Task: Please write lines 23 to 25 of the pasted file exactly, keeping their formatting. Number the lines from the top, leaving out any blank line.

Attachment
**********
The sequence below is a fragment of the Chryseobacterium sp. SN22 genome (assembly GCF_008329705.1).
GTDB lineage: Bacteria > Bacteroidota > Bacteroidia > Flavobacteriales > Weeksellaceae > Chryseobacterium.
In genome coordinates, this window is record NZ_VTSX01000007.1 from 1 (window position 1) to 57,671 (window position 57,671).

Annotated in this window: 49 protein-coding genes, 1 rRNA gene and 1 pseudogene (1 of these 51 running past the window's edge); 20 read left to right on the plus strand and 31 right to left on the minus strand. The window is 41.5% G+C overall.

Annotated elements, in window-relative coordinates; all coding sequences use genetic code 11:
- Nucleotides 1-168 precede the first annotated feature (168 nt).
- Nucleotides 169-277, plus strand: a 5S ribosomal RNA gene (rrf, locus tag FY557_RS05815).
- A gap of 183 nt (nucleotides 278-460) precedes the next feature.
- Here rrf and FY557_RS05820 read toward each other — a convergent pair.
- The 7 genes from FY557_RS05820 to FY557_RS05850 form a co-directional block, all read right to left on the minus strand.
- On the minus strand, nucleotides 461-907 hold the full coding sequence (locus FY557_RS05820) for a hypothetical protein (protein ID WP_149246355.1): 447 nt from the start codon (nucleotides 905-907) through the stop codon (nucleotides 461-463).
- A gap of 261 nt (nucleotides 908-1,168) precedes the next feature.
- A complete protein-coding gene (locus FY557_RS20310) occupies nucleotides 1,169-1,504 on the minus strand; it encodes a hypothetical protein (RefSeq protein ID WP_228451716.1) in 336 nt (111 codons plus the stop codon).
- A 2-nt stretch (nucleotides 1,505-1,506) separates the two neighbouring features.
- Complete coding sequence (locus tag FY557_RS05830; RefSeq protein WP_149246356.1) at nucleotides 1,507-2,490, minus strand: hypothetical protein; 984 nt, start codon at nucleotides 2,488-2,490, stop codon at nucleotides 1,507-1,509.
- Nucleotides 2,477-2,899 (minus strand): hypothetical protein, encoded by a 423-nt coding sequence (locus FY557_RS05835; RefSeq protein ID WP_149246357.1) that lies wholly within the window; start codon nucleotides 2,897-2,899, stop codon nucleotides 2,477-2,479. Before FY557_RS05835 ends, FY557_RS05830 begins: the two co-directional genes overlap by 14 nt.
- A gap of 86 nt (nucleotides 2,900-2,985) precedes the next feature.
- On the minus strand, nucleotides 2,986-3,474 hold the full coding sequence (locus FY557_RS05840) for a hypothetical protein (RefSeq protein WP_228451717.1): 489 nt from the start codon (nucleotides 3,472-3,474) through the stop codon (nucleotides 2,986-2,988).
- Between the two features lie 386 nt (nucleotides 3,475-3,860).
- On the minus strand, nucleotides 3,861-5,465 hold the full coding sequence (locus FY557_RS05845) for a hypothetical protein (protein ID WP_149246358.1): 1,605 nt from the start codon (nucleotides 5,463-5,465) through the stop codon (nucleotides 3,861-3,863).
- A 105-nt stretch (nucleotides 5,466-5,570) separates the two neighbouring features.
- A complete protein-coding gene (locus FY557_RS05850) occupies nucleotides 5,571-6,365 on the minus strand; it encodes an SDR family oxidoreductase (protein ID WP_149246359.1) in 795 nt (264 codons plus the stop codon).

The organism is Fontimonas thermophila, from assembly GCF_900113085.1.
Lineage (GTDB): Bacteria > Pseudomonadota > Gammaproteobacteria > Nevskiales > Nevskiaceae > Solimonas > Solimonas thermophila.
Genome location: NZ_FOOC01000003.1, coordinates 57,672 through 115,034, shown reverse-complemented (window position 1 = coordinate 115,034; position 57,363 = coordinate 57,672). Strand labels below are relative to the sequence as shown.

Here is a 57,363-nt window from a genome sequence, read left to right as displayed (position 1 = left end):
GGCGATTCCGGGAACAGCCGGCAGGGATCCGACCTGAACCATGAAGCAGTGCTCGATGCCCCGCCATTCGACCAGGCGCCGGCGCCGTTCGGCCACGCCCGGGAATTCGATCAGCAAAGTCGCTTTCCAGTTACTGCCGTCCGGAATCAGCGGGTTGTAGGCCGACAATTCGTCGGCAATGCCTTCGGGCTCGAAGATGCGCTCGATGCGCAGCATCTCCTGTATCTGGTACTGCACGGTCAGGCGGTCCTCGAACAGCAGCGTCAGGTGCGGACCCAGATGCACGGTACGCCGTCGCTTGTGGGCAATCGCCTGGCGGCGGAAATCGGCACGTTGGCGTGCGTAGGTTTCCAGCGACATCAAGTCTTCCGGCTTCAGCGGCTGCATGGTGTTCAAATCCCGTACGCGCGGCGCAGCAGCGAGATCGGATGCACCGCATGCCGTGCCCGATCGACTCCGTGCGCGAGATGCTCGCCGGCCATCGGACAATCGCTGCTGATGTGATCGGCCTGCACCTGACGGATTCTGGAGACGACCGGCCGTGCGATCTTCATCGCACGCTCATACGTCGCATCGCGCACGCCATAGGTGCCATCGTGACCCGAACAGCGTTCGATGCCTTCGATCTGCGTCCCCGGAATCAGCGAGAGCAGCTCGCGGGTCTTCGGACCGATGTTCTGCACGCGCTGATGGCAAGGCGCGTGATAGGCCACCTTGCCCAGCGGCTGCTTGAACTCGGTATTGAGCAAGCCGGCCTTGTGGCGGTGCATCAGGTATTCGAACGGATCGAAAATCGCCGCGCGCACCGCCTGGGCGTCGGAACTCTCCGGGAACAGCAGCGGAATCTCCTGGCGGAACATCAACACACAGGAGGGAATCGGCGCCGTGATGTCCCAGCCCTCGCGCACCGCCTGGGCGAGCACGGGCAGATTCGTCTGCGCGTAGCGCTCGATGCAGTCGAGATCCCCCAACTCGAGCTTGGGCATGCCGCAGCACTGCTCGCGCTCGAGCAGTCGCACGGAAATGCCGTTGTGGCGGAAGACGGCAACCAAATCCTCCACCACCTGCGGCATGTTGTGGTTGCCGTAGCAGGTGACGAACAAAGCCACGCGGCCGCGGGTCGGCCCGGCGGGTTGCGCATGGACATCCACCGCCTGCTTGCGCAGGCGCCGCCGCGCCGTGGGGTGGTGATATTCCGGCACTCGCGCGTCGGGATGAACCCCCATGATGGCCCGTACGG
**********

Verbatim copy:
The organism is Fontimonas thermophila, from assembly GCF_900113085.1.
Lineage (GTDB): Bacteria > Pseudomonadota > Gammaproteobacteria > Nevskiales > Nevskiaceae > Solimonas > Solimonas thermophila.
Genome location: NZ_FOOC01000003.1, coordinates 57,672 through 115,034, shown reverse-complemented (window position 1 = coordinate 115,034; position 57,363 = coordinate 57,672). Strand labels below are relative to the sequence as shown.